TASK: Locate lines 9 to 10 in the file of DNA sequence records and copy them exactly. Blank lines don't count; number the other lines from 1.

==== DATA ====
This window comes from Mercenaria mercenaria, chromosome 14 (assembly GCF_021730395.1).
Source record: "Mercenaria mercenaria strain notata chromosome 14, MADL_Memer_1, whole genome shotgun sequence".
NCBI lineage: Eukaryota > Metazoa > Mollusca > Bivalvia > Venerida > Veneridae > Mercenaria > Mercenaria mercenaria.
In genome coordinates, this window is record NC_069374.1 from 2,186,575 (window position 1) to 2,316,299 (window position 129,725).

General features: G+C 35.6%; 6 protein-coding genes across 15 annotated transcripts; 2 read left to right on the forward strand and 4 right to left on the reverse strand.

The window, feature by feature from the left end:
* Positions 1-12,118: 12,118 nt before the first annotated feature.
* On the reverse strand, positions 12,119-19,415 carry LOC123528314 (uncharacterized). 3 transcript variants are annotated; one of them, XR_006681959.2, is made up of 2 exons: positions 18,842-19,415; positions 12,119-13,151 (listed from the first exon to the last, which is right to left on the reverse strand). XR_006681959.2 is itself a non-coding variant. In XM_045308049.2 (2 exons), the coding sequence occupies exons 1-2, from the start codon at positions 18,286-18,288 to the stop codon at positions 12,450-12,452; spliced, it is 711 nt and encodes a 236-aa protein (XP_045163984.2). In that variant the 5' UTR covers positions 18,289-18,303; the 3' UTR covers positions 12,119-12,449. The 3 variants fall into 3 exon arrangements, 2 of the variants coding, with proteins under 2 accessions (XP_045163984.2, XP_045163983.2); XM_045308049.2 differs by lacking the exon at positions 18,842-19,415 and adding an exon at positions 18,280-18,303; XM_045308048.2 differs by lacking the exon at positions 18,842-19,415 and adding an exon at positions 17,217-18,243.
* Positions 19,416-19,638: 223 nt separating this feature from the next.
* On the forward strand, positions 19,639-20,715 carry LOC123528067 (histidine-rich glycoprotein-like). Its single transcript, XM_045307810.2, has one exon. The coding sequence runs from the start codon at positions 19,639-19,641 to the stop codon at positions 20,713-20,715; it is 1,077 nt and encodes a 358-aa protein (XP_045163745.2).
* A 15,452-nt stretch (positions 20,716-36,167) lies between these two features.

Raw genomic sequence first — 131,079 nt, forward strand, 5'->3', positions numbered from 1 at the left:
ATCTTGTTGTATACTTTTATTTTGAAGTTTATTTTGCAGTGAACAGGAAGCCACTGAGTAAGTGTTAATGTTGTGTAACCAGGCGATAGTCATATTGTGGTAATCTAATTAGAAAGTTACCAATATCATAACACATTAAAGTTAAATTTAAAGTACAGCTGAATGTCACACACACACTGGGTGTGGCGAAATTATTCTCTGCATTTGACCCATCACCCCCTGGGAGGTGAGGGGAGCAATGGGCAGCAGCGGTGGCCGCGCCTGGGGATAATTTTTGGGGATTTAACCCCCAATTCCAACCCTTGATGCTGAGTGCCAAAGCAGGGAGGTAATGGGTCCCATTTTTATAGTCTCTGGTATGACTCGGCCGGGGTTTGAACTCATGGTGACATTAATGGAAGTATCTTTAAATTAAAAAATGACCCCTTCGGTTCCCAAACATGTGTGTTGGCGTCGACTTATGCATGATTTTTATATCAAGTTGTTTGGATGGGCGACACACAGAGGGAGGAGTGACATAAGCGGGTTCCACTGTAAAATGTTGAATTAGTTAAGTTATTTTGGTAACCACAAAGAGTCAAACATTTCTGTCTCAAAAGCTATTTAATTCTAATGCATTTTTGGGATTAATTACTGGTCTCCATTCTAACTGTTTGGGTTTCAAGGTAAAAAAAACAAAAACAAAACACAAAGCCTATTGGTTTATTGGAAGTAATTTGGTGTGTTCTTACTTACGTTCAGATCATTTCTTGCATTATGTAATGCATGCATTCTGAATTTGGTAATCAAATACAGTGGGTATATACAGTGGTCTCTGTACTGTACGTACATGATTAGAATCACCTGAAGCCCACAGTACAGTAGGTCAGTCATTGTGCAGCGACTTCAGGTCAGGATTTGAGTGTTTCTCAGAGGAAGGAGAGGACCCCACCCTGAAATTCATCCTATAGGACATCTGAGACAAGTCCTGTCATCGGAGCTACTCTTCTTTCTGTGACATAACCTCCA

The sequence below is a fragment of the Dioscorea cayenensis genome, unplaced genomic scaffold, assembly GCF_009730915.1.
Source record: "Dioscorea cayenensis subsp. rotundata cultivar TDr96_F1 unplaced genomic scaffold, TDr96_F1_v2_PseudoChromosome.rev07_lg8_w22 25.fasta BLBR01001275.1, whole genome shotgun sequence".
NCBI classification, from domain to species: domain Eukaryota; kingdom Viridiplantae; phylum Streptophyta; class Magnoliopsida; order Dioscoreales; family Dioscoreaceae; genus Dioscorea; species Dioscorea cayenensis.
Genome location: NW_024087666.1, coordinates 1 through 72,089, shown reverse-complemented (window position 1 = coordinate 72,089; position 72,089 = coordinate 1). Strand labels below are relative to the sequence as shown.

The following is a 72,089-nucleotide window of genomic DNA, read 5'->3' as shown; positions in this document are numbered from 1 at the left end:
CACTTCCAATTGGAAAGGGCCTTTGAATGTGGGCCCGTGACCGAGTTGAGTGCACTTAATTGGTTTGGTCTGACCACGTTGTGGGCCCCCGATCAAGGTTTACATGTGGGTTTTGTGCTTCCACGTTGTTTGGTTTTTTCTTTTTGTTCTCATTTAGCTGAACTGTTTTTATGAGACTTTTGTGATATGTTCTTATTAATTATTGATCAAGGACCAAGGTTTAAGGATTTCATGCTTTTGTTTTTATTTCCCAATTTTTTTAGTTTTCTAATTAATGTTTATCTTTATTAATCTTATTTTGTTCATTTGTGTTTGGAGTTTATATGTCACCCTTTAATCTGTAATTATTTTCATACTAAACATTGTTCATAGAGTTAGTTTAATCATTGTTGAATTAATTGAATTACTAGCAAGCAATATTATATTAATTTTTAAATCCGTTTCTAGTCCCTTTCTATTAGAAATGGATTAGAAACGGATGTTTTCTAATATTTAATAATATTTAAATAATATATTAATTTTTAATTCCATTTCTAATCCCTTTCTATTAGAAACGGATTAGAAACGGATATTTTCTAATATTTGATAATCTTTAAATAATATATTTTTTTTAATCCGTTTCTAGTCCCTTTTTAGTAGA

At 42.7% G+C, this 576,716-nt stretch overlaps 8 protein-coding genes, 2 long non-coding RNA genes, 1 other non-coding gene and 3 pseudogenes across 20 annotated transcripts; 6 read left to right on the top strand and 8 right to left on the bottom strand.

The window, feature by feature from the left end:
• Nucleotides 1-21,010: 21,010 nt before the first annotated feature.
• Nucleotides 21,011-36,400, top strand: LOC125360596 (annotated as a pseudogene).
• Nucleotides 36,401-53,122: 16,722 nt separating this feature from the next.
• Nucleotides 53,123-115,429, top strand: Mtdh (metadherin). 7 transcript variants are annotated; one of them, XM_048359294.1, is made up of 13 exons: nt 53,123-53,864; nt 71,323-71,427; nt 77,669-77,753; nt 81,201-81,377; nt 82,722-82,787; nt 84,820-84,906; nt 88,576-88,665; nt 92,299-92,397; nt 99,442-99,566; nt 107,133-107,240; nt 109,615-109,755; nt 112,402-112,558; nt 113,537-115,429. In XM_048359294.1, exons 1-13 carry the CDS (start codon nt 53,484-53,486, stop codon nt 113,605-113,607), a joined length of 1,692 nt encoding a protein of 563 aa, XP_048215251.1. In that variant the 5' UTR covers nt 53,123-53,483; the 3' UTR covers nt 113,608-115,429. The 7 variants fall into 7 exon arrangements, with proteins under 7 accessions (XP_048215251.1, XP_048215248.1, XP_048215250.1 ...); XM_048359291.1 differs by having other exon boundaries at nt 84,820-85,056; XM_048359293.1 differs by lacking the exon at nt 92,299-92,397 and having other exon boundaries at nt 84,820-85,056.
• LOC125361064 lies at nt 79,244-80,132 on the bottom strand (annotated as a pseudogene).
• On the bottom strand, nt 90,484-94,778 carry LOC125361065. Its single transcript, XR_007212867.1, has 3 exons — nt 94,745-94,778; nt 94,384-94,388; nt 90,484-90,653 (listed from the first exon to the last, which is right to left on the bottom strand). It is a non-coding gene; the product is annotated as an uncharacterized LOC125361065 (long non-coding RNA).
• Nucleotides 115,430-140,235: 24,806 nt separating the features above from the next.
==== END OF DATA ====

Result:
* Positions 19,416-19,638: 223 nt separating this feature from the next.
* On the forward strand, positions 19,639-20,715 carry LOC123528067 (histidine-rich glycoprotein-like). Its single transcript, XM_045307810.2, has one exon. The coding sequence runs from the start codon at positions 19,639-19,641 to the stop codon at positions 20,713-20,715; it is 1,077 nt and encodes a 358-aa protein (XP_045163745.2).